Words: Andrea Zanin
Illustration: Fleur Beech

Imagine what would’ve happened if Melissa McCarthy, Kristen Wiig, Emma Stone and Linda Cardellini had come to blows with the Stay Puft Marshmallow Man back in 1984? This all-female cast was Bill Murray’s personal choice for a proposed all-female line-up, rumoured to replace Murray and his men in the imminent remake of the original movie. Maybe. What is for certain is that faced with these ladies, the Marshmallow’s big, bad, lumbering mass of galvanised gelatinous-ness would not have stood a chance against McCarthy’s ample attitude; all it’d take is one foul-mouthed slap in the face, sending poor Mr Mallow crying back to his crypt, with Wiig, Stone and Cardellini rubbing wise-cracking salt in the jelly-giant’s wounds just because. Proton packs? Energy streams? Who needs ‘em? No mess, no fuss. Job done. Put a woman in charge and New York City’s a healthier, happier, less gooey hang-out.

Yes, it’s true – women are awesome! But before feminism stakes claim on the proposed gender-bender that is Ghostbusters 3, let it be known that director Paul Feig (Bridesmaids, The Heat) has expressed plans to reboot rather than revamp the much-loved and revered Eighties version. By implication, the purpose of the new flick is to offer a different perspective rather than improve the original. (And the fans go wild.) Yet, while Feig’s film aims to be an entity unique in ambience, it would be naïve to assume that any Ghostbusters ‘sequel’ could be divorced from the gender dynamic prescribed by the first two films.

Women must conform to their culturally-defined role or bad things will happen – even in the eighties

Lurking beneath the charisma of Ghostbusters and Ghostbusters II is a gender stereotype clandestine in conveyance. To précis the innuendo; the dudes save the day as well as the films’ only relevant girl Dana Barrett (Sigourney Weaver). In the first Ghostbusters, Dana is possessed by demon demigod Zuul, minion of Gozer “The Destructor”, transforming her into a sensual, sexually aggressive femme fatal on a quest to mate with another of Gozer’s minions. Interestingly, it’s only under the influence of extreme evil that Dana is able to express and revel in the belligerent femininity, the assertive sensuality, that was (and still is) being championed by feminists the world over. But, as we’ve all been taught, evil must be exorcised (especially if it invokes any sort female self-assertion) and indeed it is; freed from Zuul’s possession and rescued by Peter Venkman (Murray), Barrett reverts back to her prissy, far less engaging, self. The Dana Barrett of Ghostbusters II fares much the same, with Peter and pals rescuing town and woman yet again. It’s like Grimm 101 – that whole men-kicking-ass-damsel-in-distress thing; women must conform to their culturally-defined role or bad things will happen even in the eighties, apparently.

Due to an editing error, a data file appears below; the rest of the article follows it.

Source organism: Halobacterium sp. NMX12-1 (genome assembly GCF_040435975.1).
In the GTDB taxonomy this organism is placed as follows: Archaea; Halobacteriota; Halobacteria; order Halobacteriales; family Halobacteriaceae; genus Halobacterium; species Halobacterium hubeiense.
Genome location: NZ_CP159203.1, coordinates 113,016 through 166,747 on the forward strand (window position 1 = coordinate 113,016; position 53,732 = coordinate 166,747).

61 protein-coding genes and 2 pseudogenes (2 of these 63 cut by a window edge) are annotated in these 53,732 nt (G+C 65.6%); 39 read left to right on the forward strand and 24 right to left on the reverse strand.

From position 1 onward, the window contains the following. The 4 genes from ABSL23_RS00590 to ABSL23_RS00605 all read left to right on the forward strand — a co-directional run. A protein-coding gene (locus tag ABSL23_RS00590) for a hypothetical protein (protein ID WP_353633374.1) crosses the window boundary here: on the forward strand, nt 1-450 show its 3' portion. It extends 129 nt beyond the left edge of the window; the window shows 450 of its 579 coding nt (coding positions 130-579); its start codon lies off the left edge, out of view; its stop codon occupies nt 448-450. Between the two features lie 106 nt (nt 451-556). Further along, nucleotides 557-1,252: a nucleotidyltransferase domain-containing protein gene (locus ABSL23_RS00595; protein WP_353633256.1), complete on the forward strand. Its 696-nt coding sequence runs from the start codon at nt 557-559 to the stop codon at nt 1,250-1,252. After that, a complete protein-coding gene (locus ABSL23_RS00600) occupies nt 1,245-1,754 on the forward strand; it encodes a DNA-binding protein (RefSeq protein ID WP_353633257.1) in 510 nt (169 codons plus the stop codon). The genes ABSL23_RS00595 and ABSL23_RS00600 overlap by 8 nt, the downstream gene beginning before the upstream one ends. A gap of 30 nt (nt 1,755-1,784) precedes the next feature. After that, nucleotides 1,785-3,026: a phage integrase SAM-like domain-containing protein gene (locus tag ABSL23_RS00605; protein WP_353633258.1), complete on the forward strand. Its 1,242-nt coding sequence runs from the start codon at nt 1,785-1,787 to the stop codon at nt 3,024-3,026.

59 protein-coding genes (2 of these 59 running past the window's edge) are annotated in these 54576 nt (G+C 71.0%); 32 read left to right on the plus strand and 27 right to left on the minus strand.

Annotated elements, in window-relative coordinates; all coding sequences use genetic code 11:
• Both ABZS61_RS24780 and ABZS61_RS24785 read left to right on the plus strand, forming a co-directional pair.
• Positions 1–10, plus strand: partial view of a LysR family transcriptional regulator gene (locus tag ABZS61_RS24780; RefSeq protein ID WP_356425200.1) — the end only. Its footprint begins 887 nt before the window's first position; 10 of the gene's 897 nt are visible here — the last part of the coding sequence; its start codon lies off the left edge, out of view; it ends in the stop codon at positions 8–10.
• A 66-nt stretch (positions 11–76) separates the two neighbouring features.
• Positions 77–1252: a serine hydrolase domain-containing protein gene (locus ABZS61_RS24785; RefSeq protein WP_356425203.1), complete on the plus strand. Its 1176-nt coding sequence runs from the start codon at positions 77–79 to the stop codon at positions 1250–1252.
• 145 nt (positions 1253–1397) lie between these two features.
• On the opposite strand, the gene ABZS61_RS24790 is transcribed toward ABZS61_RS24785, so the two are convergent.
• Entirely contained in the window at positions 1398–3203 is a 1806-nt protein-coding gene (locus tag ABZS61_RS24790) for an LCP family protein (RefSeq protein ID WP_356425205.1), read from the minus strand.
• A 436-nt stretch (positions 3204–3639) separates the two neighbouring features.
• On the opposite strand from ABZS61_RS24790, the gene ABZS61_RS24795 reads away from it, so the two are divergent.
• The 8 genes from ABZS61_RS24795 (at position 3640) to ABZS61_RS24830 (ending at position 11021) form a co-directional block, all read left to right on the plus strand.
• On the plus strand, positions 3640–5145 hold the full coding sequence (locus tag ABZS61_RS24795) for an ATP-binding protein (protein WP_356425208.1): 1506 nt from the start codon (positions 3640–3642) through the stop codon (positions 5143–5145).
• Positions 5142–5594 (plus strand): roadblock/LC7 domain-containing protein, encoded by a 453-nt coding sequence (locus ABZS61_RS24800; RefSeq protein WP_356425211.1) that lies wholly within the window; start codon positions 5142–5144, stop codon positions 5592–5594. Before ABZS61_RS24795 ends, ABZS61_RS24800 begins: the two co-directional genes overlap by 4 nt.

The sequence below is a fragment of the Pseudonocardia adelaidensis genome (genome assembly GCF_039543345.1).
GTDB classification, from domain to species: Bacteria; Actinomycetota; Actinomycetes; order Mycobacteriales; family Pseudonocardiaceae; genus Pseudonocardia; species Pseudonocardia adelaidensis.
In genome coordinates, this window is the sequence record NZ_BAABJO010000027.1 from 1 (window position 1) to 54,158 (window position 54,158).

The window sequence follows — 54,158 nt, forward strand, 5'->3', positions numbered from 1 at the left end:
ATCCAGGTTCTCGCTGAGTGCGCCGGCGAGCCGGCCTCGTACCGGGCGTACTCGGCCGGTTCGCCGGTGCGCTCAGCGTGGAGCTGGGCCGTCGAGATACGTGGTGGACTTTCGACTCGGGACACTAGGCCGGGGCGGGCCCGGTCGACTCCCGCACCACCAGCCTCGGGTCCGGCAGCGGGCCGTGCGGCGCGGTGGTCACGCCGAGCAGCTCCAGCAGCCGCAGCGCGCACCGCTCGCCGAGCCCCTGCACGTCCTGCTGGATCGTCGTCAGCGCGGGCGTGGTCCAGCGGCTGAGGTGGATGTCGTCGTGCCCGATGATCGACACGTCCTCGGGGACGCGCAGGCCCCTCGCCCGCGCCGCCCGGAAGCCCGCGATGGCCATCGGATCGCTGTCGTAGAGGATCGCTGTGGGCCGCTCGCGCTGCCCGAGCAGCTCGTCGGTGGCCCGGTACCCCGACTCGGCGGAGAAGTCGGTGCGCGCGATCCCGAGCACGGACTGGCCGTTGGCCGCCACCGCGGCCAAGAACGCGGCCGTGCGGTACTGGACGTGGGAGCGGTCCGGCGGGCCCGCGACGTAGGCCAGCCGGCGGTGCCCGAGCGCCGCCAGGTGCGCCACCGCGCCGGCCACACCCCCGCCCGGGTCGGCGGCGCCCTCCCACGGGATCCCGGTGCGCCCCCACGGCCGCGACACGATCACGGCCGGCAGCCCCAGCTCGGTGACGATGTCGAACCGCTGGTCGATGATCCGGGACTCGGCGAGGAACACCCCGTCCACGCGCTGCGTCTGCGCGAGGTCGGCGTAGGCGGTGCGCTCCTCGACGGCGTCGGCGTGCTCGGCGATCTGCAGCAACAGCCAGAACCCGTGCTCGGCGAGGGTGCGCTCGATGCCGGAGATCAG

Although the stereotype is poignant it would be naïve to underestimate the power of nostalgia. Kids who got a load of Ghostbusters back when men permed their hair, women wore side-ponies and fingerless gloves were in fashion, loved the movie (and still do – 30 years later) because of: the coolest jumpsuits ever, Ecto-1, Slimer – “Is it just mist or does it have arms and legs?”, Bill Murray, a killer theme tune, a puffy giant of paranormal proportions… and about 90 other things that render the subconscious effects of the blatant sexism invoked by the film’s narrative utterly redundant. And so what? Who wants to sit in a movie theatre chugging down slush and crunching on popcorn while contemplating the gender evolution as depicted in modern film? Hells no. Love (especially the fanatical kind) hath no reason, especially when Murray/McCarthy are making a concerted effort to deal with the ‘something strange’ in your neighbourhood. If Entertainment Value and Gender Politics were put in a ring, and Ghostbusters was refereeing the match, the former would come out with the championship belt every single time.

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